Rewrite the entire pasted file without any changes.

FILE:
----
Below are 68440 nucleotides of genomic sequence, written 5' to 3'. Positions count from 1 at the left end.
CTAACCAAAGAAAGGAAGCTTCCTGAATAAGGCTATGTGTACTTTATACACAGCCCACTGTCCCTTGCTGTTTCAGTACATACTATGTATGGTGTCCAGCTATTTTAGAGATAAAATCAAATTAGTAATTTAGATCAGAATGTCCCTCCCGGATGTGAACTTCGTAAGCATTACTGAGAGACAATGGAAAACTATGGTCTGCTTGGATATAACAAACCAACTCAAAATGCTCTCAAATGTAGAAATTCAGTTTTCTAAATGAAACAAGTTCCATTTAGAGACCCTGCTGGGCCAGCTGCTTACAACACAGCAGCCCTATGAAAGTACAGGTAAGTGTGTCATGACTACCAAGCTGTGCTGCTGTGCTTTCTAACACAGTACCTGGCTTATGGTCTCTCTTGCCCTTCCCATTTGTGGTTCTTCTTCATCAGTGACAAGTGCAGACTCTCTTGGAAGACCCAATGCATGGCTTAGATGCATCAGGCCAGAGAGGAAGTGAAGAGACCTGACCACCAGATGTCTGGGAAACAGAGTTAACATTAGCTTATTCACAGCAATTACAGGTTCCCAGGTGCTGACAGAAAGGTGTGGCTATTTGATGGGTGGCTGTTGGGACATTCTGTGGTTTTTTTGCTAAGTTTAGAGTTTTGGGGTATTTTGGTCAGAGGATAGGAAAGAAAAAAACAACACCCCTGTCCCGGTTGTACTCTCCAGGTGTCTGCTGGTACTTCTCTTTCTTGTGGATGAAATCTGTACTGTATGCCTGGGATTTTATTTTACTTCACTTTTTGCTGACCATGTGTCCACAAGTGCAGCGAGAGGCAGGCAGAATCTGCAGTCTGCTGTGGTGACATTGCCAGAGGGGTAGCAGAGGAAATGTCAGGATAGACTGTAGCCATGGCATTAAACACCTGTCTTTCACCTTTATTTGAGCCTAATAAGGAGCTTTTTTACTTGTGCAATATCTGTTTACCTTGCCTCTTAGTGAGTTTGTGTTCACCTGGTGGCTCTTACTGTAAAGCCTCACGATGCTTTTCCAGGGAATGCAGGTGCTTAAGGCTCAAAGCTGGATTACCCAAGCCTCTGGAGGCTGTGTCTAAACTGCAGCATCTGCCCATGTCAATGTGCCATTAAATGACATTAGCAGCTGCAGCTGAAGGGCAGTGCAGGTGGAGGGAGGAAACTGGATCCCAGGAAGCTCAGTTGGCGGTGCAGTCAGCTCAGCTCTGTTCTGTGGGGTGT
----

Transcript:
Below are 68440 nucleotides of genomic sequence, written 5' to 3'. Positions count from 1 at the left end.
CTAACCAAAGAAAGGAAGCTTCCTGAATAAGGCTATGTGTACTTTATACACAGCCCACTGTCCCTTGCTGTTTCAGTACATACTATGTATGGTGTCCAGCTATTTTAGAGATAAAATCAAATTAGTAATTTAGATCAGAATGTCCCTCCCGGATGTGAACTTCGTAAGCATTACTGAGAGACAATGGAAAACTATGGTCTGCTTGGATATAACAAACCAACTCAAAATGCTCTCAAATGTAGAAATTCAGTTTTCTAAATGAAACAAGTTCCATTTAGAGACCCTGCTGGGCCAGCTGCTTACAACACAGCAGCCCTATGAAAGTACAGGTAAGTGTGTCATGACTACCAAGCTGTGCTGCTGTGCTTTCTAACACAGTACCTGGCTTATGGTCTCTCTTGCCCTTCCCATTTGTGGTTCTTCTTCATCAGTGACAAGTGCAGACTCTCTTGGAAGACCCAATGCATGGCTTAGATGCATCAGGCCAGAGAGGAAGTGAAGAGACCTGACCACCAGATGTCTGGGAAACAGAGTTAACATTAGCTTATTCACAGCAATTACAGGTTCCCAGGTGCTGACAGAAAGGTGTGGCTATTTGATGGGTGGCTGTTGGGACATTCTGTGGTTTTTTTGCTAAGTTTAGAGTTTTGGGGTATTTTGGTCAGAGGATAGGAAAGAAAAAAACAACACCCCTGTCCCGGTTGTACTCTCCAGGTGTCTGCTGGTACTTCTCTTTCTTGTGGATGAAATCTGTACTGTATGCCTGGGATTTTATTTTACTTCACTTTTTGCTGACCATGTGTCCACAAGTGCAGCGAGAGGCAGGCAGAATCTGCAGTCTGCTGTGGTGACATTGCCAGAGGGGTAGCAGAGGAAATGTCAGGATAGACTGTAGCCATGGCATTAAACACCTGTCTTTCACCTTTATTTGAGCCTAATAAGGAGCTTTTTTACTTGTGCAATATCTGTTTACCTTGCCTCTTAGTGAGTTTGTGTTCACCTGGTGGCTCTTACTGTAAAGCCTCACGATGCTTTTCCAGGGAATGCAGGTGCTTAAGGCTCAAAGCTGGATTACCCAAGCCTCTGGAGGCTGTGTCTAAACTGCAGCATCTGCCCATGTCAATGTGCCATTAAATGACATTAGCAGCTGCAGCTGAAGGGCAGTGCAGGTGGAGGGAGGAAACTGGATCCCAGGAAGCTCAGTTGGCGGTGCAGTCAGCTCAGCTCTGTTCTGTGGGGTGT